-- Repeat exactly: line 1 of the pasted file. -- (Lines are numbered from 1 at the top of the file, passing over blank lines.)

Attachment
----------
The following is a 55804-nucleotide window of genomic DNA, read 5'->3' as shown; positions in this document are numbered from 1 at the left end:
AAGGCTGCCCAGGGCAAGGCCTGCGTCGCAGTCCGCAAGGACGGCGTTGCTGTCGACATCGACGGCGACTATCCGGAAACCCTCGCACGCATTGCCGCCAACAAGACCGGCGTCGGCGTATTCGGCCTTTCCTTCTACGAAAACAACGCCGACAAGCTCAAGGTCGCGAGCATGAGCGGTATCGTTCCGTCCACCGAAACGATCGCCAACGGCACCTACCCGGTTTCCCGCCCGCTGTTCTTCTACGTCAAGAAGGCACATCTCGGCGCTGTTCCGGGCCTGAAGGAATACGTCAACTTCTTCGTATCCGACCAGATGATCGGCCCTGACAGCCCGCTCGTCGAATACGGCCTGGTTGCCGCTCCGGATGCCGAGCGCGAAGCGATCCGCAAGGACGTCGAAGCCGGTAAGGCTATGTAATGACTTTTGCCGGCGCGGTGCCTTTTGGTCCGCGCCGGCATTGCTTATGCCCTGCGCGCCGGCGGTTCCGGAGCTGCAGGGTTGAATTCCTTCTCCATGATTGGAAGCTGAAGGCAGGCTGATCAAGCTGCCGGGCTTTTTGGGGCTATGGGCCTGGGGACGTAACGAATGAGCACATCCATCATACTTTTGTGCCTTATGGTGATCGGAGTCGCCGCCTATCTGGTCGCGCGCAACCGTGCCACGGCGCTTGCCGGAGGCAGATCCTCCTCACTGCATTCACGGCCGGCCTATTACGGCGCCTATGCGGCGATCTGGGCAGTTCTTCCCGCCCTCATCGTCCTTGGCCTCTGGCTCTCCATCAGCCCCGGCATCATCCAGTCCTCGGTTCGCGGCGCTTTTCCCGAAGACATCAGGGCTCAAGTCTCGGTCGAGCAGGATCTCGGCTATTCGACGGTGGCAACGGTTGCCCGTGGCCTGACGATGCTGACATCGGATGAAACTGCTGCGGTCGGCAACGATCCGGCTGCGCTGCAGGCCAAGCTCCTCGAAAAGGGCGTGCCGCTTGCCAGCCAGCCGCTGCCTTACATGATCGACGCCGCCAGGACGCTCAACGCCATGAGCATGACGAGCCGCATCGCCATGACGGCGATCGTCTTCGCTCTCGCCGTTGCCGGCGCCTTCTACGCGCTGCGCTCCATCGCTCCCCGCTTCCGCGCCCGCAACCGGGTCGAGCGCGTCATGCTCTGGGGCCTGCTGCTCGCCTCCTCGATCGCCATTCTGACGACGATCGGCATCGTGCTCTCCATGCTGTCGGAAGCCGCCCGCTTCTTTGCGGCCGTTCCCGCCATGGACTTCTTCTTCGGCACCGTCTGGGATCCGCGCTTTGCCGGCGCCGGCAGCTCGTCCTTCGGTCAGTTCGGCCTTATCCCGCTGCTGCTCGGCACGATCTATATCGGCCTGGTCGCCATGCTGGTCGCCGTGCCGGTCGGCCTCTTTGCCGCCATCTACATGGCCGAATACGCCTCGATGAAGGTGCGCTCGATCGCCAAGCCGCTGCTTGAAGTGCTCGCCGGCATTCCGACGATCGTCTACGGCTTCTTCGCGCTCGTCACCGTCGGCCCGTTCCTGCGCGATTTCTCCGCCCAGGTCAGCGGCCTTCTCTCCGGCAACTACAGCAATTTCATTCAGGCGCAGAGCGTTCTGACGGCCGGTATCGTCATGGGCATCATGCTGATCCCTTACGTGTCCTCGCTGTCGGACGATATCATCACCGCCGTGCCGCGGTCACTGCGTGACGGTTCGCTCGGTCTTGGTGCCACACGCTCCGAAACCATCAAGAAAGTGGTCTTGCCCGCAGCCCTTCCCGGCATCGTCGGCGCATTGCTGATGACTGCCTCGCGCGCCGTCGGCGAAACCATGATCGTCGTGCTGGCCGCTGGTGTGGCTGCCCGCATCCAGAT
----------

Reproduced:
The following is a 55804-nucleotide window of genomic DNA, read 5'->3' as shown; positions in this document are numbered from 1 at the left end: